Flat Design is often perceived as being on the opposite spectrum of design languages from skeuomorphic design. As previously mentioned, Microsoft’s Metro design language is the most famous example of flat design. Flat design champions clean design, and a focus on colors and typography. Because of the increased adoption of 2x/HiDPI screen resolutions (“retina” screens for you plebians – just kidding..), as well as increased performance and development speeds when design is clean and there aren’t many design elements that need to be loaded or created, we’re seeing more companies adopt Flat design philosophies. The increased adoption of HiDPI screens make it possible to focus on typography in UI design since these screen make thin fonts more readable.
(Example of Flat Design from a Dribbble user).
Skeuominimalism (aka, Almost-flat Design):
I’m not sure if Skeuominimalism is an actual word or if I made it up (edit: I did not make it up – just Googled it and it was introduced by Edward Sanchez)
– but it’s essentially flat design with elements of skeuomorphic design. The focus on skeuominimalistic interfaces are on colors, shapes, and to an extent, typography. Shapes and colors are used to add dimension. The use of subtle drop-shadows are okay since it can create a level of dimension in design that’s not over-the-top or tacky. While Google has the most famous examples of skeuominimalistic design, my favorite examples come from LayerVault
. Their website uses interaction, colors, and shapes to create dimension and a delightful user experience. The focus is on the content and their product goals instead of shiny UI. Even though the focus is on educating the audience on their product, they still maintain a level of elegance in their design without the UI being obtrusive and affecting the user experience. If you study the UI, you’ll see that rather than gradients and other fancy layer styles, they use colors and shapes to create depth but are still able to maintain a clean interface.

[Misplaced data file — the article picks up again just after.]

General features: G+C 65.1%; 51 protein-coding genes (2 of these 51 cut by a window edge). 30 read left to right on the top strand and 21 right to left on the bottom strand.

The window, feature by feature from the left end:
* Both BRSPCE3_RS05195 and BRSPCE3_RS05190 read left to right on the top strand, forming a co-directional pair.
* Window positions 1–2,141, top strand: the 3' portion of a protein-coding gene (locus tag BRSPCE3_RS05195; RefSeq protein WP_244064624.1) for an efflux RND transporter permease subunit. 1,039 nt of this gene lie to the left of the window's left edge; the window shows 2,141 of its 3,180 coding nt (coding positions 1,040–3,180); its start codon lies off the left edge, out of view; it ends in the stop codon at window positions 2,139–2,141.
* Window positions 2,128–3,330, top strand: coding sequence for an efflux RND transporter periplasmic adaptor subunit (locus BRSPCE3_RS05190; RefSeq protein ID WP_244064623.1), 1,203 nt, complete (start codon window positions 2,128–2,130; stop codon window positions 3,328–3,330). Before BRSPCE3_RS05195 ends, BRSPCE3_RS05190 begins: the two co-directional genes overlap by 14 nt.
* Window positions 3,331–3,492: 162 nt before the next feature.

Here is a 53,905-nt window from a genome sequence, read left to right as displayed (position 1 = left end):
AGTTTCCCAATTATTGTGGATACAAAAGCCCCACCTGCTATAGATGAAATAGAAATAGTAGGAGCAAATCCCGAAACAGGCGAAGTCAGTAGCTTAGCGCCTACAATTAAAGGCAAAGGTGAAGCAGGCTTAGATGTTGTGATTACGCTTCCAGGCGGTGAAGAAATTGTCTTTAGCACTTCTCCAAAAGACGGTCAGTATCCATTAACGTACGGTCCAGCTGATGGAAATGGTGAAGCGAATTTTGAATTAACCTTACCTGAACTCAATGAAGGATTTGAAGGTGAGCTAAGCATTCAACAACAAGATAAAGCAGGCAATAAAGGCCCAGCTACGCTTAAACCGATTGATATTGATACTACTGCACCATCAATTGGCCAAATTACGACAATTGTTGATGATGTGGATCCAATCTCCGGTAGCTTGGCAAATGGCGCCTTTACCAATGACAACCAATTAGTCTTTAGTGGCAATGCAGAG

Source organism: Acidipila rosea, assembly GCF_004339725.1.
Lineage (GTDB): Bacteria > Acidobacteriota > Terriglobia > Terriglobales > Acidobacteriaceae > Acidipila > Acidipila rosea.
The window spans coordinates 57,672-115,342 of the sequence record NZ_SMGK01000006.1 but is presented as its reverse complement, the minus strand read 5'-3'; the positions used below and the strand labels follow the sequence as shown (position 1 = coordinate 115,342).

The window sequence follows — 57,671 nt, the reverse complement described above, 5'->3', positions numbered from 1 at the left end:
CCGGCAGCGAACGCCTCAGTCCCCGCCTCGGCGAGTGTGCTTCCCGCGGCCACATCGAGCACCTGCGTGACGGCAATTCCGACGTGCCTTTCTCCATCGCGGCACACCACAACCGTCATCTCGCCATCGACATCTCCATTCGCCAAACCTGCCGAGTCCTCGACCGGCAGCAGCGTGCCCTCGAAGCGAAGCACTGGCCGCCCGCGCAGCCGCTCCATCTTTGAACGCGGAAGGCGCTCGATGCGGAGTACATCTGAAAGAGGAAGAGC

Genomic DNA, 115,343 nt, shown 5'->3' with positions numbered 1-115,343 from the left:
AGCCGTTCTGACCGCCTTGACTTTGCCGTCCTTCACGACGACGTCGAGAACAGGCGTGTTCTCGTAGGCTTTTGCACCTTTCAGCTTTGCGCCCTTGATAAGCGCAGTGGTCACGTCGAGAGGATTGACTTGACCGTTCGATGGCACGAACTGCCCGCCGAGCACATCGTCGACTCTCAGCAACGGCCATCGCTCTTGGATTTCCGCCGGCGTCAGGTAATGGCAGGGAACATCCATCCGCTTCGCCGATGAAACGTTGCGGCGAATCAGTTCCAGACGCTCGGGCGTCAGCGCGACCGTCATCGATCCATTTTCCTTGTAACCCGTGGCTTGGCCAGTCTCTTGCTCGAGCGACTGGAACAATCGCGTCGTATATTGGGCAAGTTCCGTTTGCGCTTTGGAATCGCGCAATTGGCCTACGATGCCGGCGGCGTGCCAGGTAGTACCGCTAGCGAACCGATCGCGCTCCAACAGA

(Example of Skeuominimalism from Allan Grinshtein – isn’t it just breathtaking? I highly recommend going over to http://layervault.com and fully experiencing the UI with it’s beautiful UI and interactions).
While I’m more favorable towards skeuominimalism, that’s not to say that designers should completely drop skeuomorphic or flat design. There’s a time and place for everything. You should always design for your users and what makes sense for your product. So if it makes sense to use skeuomorphic design (example: social gaming, where the UI often should be more skeuomorphic so that it’s invisible and matches the feel of the game), then by all means, you should be using skeuomorphic. Don’t adopt flat design or skeuominimalism because it’s just now becoming “trendy.” Adopt a design language that makes sense for your product and the vision of the product.
TL;DR: Skeuomorphic=Apple, Flat Design=Microsoft, Skeuominimalism (Almost-flat Design)=Google. Do what makes sense for your product and users, and not just what’s trendy.